You can salvage the Diablo by cutting the sidewall out and replacing it altogether. Stringing is fun but we suggest buying a new stick with a pocket you like already in there, and experimenting with your new stringing hobby on the old Diablo. And dude. Every lacrosse pocket looks cool. Mesh and hard mesh are "in" this year. And the V pocket was the rage of '99, but throwing well with a comfortable pocket should be your goal.
Hey, I was wondering if you guys could ship me any of the heads or whatever you're done using for your reviews. Because I really want to keep dying heads but I don't have the funds to pay for a new head every time. So if you could help me out there I would appreciate it. Thanks a lot. - Gavin
We distribute most of the stuff we test and revue to players on the E-Lacrosse Tech Team or interns at E-Lacrosse. You need to start dying heads very light colors to start with and then gradually dye them darker to keep your habit down to a reasonable cost. Incidentally, admitting that you are addicted to lacrosse is the first step to beating it.
How durable is the Edge? At school I hear kids talking about how many sticks they have broken. I'm going to buy my first stick soon and I don't want it to break. - Leszek
The Edge was the head used by most of the great players in the "Dive Era" of lacrosse. It's very durable, but so are most sticks. Your best bet is to try your friends' sticks and pick the one you feel comfortable with, buy it, love it and live every day like it was it's last. When your first stick breaks, it's a heartache, and there's no avoiding the inevitable. Life is cruel.
If you have a store bought black head will you be able to die a lighter color over it? - Cameron White
Do you consider very dark purple or extremely dark maroon lighter colors? If not, the answer is no. Sorry.
I was just wondering how deep a pocket can be before it is considered
A men's stick is legal when holding the stick parallel to the ground with a ball in the pocket you can see no space between the ball and the bottom of the sidewall. A woman's stick must be tight enough that the ball can be seen above the top of the sidewall when held parallel to the ground (see the examples below).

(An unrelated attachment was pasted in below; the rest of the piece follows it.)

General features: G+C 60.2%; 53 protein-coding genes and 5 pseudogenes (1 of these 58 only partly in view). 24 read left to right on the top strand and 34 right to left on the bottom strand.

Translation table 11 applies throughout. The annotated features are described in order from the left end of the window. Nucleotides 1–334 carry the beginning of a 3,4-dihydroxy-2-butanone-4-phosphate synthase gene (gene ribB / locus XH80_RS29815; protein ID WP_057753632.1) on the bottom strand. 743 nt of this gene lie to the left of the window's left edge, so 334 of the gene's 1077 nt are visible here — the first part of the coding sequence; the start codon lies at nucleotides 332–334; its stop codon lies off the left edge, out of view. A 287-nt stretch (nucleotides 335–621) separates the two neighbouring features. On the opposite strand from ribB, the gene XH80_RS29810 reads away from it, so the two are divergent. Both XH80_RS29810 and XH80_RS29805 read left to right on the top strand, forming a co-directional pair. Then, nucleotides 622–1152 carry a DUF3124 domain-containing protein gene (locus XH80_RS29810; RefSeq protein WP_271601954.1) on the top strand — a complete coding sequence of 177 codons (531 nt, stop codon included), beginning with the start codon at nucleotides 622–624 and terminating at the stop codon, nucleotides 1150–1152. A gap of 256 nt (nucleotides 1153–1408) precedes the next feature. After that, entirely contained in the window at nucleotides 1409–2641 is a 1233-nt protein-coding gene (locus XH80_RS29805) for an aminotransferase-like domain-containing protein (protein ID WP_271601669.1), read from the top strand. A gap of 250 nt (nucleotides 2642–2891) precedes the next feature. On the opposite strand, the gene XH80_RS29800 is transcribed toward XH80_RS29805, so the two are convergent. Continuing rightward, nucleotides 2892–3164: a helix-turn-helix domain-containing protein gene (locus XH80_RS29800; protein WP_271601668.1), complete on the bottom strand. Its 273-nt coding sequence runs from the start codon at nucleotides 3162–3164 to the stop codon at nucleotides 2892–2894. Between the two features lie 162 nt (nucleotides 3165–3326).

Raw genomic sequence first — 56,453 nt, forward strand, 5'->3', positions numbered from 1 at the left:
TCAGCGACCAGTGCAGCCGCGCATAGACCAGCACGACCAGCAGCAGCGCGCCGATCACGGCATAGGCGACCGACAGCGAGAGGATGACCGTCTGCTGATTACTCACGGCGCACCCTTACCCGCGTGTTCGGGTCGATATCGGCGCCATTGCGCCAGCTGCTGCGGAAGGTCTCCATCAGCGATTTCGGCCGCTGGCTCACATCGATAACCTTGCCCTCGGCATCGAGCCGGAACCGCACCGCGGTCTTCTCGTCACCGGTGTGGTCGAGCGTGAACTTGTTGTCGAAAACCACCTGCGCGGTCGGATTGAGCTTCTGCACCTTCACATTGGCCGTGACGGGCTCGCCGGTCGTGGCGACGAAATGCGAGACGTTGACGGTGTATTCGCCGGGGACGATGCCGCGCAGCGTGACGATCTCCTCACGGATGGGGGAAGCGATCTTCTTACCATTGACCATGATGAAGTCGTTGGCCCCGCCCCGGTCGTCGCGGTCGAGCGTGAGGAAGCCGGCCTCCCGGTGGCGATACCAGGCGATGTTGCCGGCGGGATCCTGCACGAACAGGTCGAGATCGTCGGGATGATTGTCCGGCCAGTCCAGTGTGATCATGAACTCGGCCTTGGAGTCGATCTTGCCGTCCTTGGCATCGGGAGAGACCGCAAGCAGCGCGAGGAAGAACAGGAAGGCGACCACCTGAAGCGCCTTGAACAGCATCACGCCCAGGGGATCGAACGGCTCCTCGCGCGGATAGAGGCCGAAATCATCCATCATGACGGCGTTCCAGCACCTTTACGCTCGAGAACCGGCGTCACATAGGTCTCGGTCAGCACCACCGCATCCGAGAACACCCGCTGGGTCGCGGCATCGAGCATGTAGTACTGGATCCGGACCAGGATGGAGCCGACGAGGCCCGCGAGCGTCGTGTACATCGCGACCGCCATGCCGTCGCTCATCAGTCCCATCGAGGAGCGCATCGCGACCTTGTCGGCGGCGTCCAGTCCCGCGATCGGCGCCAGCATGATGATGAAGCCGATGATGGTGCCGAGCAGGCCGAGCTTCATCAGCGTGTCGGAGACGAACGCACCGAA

I'm from the Boston area and every book shop I go into I always look to
see if there are any kind of lacrosse magazines. No matter how big the store they still don't have it. I know I've heard of the magazines but just can't find them. Eeven when I check the internet nothing comes up. Can you help me out. - Andy
There are four print lacrosse publications. The first has been around for over 20 years and is the magazine of the game's administrative organization USLacrosse. To get the magazine and four issues of LaxMag for Kids you have to subscribe by calling 410-235-6882. The magazine is published 8 times a year and cannot be purchased in bookstores. The second is a bi-weekly newspaper called Inside Lacrosse. You can subscribe by going to the Inside Lacrosse website The third is the Face-off College Yearbook, a once a year publication with all of the schedules and rosters with write-ups. It can be purchased at the Faceoff website. The Draw is similar to Face-off yearbook, but for women's college lacrosse. It can be purchased at the IWLCA web site.
I ordered an Edge Plus, Shockwave, and an Octane. I custom dyed them (I didn't take pictures beforehand, so I can't enter your contest, even though they look pretty kick ass, even if I do say so myself) and a couple of stringing kits. When I went to put in the
sidewall strings on the edge plus and shockwave, the holes were too small. Is this a common problem? How would you suggest this be solved? My only solution is to drill slightly bigger holes, but I'm concerned that I might mess up the strength of the stick as well as the possibility of messing up the dye job. Any suggestions? - Kevin O'Brien
Don't use a drill. Just cut the ends of the string and then melt them with a lighter. Always ask your parents before you use a lighter to burn anything. About ten seconds after the string end is hot moulton nylon, it will cool and soft. Twirl it to a point and let it harden. It will now get you started through the smaller holes.
I live in Australia. I have just finished my first season and because I'm not playing box I mess around with my stick a lot now. I have a Brine Warp and I have strung it with every style pocket that you have published in stick tech and they were all pretty easy. I especially like the dog track because it gives me more ball control when I'm cradling the ball at my feet. I like to take my pocket out all the time and string it again. I'm kind of getting bored doing the same pockets all the time so I was wondering if you could write one up on the Rockit Pocket? Thanks for all the other ones. - Daniel
We get so many e-mails asking this same question, but because yours included compliments for our site and have read all of our columns, we chose yours this month to showcase our standard answer. Rockit Pocket is a company that makes it's money stringing the pockets. Giving away their secrets would not be cool. Rockit Pocket is a regular sponsor of E-lacrosse and we reviewed the Rockit Pocket last year. Check it out. We will have plenty of new stringing instructions this year. Keep checking back in.
Is filling your stick with sand over the off-season good? I'm doing it now and it has built up my wrist a lot. But when I use a normal stick without the sand it feels top heavy unlike my completely heavy sand stick. Should I still keep my stick filled with sand or not? - David Hughes
Sounds like an interesting idea for strengthening, but it may very well alter your fundamentals and mess up your touch on passes and shots. Knowing your stick and feeling natural with it is essential to consistent play and changing the weight and balance so often cannot be good for your game. Lift weights AND play lacrosse. But at different times.
I play women's lacrosse, and I was wondering what stick is better for a
defense wing like myself; wood or plastic? Also, I don't like the
colors of the pockets on wooden sticks, can I die them? Also, what is rit® dye and what types of sticks do you use it on.